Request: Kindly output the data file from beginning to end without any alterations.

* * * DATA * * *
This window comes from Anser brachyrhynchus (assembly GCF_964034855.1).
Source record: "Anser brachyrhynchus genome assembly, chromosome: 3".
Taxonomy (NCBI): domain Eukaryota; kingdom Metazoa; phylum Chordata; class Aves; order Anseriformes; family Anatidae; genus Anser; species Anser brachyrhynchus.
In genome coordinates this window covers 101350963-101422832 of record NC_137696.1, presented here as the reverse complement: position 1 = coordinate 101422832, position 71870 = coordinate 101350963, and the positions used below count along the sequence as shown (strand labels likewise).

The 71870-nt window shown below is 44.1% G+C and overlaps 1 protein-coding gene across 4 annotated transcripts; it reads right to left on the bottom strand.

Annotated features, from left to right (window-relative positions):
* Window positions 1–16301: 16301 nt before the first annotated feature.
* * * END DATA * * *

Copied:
This window comes from Anser brachyrhynchus (assembly GCF_964034855.1).
Source record: "Anser brachyrhynchus genome assembly, chromosome: 3".
Taxonomy (NCBI): domain Eukaryota; kingdom Metazoa; phylum Chordata; class Aves; order Anseriformes; family Anatidae; genus Anser; species Anser brachyrhynchus.
In genome coordinates this window covers 101350963-101422832 of record NC_137696.1, presented here as the reverse complement: position 1 = coordinate 101422832, position 71870 = coordinate 101350963, and the positions used below count along the sequence as shown (strand labels likewise).

The 71870-nt window shown below is 44.1% G+C and overlaps 1 protein-coding gene across 4 annotated transcripts; it reads right to left on the bottom strand.

Annotated features, from left to right (window-relative positions):
* Window positions 1–16301: 16301 nt before the first annotated feature.